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Publication numberUS7117349 B2
Publication typeGrant
Application numberUS 10/675,624
Publication dateOct 3, 2006
Filing dateSep 30, 2003
Priority dateSep 30, 2003
Fee statusPaid
Also published asUS20050071480
Publication number10675624, 675624, US 7117349 B2, US 7117349B2, US-B2-7117349, US7117349 B2, US7117349B2
InventorsSimon C. Chu, Richard A. Dayan, James L. Matlock, David B. Rhoades
Original AssigneeInternational Business Machines Corporation
Export CitationBiBTeX, EndNote, RefMan
External Links: USPTO, USPTO Assignment, Espacenet
Method and system for restricting DHCP servers
US 7117349 B2
Abstract
A method and system for managing a secure configuration of a server blade on a network. The server blade has a Remote Supervisor Adapter (RSA) card, which contains a list of trusted Dynamic Host Configuration Protocol (DHCP) servers. A remote manager, which communicates with the RSA card via a hyper-secure network, maintains the list of trusted DHCP servers on the RSA card. When the server blade broadcasts a request for configuration parameters to join the network, a response offer is returned from a DHCP server. If the responding DHCP server is not on the list of trusted DHCP servers contained in the RSA card, then the offer is refused, and another DHCP server's offer is evaluated.
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Claims(15)
1. A method for obtaining configuration parameters for connecting to a network, the method comprising:
storing, under a control of a remote management computer that is connected to a client computer, a list of trusted configuration servers in a Remote Supervisor Adapter (RSA) card on the client computer;
broadcasting a request for a configuration parameter from the computer to a plurality of configuration servers;
receiving a response to the request for the configuration parameter at the client computer, the response being from a responding configuration server from the plurality of configuration servers;
comparing an identity of the responding configuration server with the list of trusted configuration servers;
upon verifying that the responding configuration server is on the list of trusted configuration servers, requesting configuration parameters from the responding configuration server;
in response to determining that the responding configuration server is not on a list of trusted configuration servers, selecting, by the client computer, a selected server from one of the servers on the list of trusted configuration servers; and
requesting, by the client computer, the configuration parameters from the selected server.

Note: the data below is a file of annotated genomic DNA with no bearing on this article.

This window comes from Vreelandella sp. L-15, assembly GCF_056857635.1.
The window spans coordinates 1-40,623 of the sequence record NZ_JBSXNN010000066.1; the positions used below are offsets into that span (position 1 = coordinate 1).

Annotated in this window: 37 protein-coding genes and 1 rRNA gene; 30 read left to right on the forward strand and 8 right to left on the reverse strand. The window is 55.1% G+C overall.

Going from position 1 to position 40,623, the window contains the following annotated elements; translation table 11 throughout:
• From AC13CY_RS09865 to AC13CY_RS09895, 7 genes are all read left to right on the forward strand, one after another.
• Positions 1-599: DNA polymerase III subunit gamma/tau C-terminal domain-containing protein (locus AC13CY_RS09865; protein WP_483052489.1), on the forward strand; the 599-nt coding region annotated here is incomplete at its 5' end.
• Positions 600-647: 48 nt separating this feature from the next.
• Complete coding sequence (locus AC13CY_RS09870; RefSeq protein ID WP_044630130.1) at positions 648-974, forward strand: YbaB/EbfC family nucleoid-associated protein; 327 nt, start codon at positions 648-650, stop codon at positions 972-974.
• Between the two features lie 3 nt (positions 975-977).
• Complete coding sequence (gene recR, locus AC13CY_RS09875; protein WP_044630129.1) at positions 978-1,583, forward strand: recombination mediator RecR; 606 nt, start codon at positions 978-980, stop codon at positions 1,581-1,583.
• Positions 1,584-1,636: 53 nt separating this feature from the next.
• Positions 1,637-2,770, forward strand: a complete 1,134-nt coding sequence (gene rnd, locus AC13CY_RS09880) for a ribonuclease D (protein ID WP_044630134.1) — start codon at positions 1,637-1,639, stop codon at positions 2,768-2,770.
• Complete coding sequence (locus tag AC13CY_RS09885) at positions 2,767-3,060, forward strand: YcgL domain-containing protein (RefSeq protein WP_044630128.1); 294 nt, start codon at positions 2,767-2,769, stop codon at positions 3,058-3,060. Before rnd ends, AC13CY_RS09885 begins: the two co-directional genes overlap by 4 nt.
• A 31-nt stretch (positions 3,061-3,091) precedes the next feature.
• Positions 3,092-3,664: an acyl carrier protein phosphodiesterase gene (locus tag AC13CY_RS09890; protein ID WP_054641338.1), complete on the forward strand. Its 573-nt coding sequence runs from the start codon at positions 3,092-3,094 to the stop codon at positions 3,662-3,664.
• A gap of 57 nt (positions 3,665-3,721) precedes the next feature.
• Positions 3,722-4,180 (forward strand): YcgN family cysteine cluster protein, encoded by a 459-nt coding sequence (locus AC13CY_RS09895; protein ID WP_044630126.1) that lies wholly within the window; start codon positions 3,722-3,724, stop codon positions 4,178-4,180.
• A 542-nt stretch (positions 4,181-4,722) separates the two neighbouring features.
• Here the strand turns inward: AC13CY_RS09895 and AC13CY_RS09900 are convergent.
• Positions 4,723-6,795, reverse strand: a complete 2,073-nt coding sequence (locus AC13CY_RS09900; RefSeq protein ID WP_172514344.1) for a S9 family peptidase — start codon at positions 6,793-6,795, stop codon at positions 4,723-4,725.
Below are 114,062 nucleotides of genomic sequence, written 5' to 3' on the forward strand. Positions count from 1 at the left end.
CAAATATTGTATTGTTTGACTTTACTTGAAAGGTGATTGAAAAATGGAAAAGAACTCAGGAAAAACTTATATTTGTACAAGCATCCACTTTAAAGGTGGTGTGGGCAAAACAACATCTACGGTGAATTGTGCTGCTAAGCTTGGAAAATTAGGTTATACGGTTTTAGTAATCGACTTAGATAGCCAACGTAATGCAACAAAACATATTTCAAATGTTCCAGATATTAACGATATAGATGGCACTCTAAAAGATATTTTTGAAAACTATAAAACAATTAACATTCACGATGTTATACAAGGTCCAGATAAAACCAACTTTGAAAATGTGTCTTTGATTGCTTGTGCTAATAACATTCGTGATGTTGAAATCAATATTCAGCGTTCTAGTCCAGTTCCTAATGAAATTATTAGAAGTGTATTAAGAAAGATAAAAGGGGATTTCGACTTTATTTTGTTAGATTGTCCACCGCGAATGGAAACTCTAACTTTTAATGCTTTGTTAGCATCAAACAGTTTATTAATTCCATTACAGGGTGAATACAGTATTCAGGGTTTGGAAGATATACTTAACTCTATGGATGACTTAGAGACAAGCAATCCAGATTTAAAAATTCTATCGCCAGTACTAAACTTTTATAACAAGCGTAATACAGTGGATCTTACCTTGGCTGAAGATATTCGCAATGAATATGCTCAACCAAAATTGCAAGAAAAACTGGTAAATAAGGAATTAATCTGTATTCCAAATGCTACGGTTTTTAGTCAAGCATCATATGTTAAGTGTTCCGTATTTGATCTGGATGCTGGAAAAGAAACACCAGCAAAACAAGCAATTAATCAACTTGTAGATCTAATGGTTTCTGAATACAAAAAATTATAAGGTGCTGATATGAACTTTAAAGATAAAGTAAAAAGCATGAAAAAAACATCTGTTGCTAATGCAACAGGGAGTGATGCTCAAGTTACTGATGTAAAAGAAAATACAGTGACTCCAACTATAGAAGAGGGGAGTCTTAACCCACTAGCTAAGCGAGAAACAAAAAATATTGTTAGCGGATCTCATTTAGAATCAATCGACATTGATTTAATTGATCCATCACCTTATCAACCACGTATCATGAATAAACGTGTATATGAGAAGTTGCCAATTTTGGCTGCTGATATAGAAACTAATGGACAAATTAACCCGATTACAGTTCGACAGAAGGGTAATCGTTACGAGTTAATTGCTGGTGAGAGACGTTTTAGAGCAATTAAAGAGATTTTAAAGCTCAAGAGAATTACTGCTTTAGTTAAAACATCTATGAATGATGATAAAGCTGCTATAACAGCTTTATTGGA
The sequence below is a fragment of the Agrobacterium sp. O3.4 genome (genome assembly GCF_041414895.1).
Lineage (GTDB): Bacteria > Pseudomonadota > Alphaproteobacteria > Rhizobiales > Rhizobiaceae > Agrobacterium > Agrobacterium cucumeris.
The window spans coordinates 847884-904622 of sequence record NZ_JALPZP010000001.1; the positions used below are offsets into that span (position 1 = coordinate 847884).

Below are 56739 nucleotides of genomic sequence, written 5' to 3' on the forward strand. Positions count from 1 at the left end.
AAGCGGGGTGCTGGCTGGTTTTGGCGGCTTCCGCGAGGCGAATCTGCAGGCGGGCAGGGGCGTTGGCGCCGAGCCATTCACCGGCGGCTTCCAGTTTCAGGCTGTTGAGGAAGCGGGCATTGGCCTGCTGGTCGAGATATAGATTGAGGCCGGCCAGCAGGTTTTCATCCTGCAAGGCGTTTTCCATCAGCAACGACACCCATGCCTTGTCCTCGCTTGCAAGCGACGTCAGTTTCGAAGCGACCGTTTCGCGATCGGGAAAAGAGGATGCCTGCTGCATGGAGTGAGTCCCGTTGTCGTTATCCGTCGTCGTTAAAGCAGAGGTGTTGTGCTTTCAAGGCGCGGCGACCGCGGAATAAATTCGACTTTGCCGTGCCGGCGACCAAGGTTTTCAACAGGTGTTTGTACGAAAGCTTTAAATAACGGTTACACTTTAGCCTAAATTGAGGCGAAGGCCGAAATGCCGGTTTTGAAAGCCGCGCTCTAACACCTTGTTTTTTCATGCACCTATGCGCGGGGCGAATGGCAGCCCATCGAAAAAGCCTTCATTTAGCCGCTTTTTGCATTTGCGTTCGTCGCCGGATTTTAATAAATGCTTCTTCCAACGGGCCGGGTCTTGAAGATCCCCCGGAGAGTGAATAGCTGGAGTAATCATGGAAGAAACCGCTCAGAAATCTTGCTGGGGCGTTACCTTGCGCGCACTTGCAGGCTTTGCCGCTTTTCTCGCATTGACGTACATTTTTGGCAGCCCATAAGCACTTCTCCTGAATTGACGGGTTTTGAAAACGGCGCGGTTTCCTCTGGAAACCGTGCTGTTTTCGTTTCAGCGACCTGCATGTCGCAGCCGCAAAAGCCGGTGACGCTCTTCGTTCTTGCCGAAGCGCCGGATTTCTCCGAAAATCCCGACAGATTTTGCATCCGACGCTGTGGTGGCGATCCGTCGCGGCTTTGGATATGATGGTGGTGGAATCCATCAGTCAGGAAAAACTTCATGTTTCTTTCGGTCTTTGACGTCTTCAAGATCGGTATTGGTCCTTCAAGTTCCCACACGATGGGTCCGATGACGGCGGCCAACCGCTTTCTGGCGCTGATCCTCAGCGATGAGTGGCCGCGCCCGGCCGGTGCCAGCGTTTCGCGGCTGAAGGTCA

2. The method of claim 1, further comprising:
in response to determining that the responding configuration server is not on the list of rusted configuration servers, generating an alert to a designated administrator of a presence of an unauthorized configuration server in the plurality of configuration servers.
3. The method of claim 1, wherein the responding configuration server is a Dynamic Host Configuration Protocol (DHCP) server.
4. The method of claim 1, wherein the remote management computer is a part of an Information Technology (IT) services organization that manages various types of Pre-boot eXecution Environment (PXE) deployment servers, and wherein the IT services organization enables a same IT service organization assigned systems administrator to manage the various types of PXE deployment servers, to maintain permission lists for each PXE server type, to monitor a network for a presence of unauthorized PXE servers that are not authorized, by the IT services organization, to support the client computer, and to shut down network ports, for unauthorized PXE servers, in the client computer.
5. The method of claim 1, wherein the remote management computer performs the storing of the list of trusted configuration servers in the RSA card on the client computer.
6. A system for obtaining configuration parameters for connecting to a network, the system comprising:
means for storing, under a control of a remote management computer that is connected to a client computer, a list of trusted configuration servers in a Remote Supervisor Adapter (RSA) card on the client computer;
means for broadcasting a request for a configuration parameter from the computer to a plurality of configuration servers;
means for receiving a response to the request for the configuration parameter at the client computer, the response being from a responding configuration server from the plurality of configuration servers;
means for comparing an identity of the responding configuration server with the list of trusted configuration servers;
means for upon verifying that the responding configuration server is on the list of trusted configuration servers, requesting configuration parameters from the responding configuration server;
means for in response to determining that the responding configuration server is not on a list of trusted configuration servers, selecting, by the client computer, a selected server from one of the servers on the list of trusted configuration servers; and
means for requesting, by the client computer, the configuration parameters from the selected server.
7. The system of claim 6, further comprising:
means for, in response to determining that the responding configuration server is not on the list of rutsted configuration servers, generating an alert to a designated administrator of a presence of an unauthorized configuration server in the plurality of configuration servers.
8. The system of claim 6, wherein the responding configuration server is a Dynamic Host Configuration Protocol (DHCP) server.